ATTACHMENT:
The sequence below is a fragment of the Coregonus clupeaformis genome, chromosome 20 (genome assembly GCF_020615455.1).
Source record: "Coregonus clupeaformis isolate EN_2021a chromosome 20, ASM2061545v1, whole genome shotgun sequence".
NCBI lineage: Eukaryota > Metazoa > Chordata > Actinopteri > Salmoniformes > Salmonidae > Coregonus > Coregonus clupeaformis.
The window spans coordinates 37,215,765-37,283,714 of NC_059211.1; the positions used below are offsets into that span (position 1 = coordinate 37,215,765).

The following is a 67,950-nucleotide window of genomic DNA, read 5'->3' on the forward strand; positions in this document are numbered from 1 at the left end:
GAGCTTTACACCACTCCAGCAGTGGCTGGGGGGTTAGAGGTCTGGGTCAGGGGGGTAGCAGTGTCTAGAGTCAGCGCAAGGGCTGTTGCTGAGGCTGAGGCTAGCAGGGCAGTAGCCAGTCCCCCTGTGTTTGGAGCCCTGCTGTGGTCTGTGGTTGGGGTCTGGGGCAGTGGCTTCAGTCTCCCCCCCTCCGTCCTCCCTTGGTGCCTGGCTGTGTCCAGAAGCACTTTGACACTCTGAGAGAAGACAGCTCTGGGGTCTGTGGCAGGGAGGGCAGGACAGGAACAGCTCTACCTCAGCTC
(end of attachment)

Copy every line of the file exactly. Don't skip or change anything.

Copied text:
The sequence below is a fragment of the Coregonus clupeaformis genome, chromosome 20 (genome assembly GCF_020615455.1).
Source record: "Coregonus clupeaformis isolate EN_2021a chromosome 20, ASM2061545v1, whole genome shotgun sequence".
NCBI lineage: Eukaryota > Metazoa > Chordata > Actinopteri > Salmoniformes > Salmonidae > Coregonus > Coregonus clupeaformis.
The window spans coordinates 37,215,765-37,283,714 of NC_059211.1; the positions used below are offsets into that span (position 1 = coordinate 37,215,765).

The following is a 67,950-nucleotide window of genomic DNA, read 5'->3' on the forward strand; positions in this document are numbered from 1 at the left end:
GAGCTTTACACCACTCCAGCAGTGGCTGGGGGGTTAGAGGTCTGGGTCAGGGGGGTAGCAGTGTCTAGAGTCAGCGCAAGGGCTGTTGCTGAGGCTGAGGCTAGCAGGGCAGTAGCCAGTCCCCCTGTGTTTGGAGCCCTGCTGTGGTCTGTGGTTGGGGTCTGGGGCAGTGGCTTCAGTCTCCCCCCCTCCGTCCTCCCTTGGTGCCTGGCTGTGTCCAGAAGCACTTTGACACTCTGAGAGAAGACAGCTCTGGGGTCTGTGGCAGGGAGGGCAGGACAGGAACAGCTCTACCTCAGCTC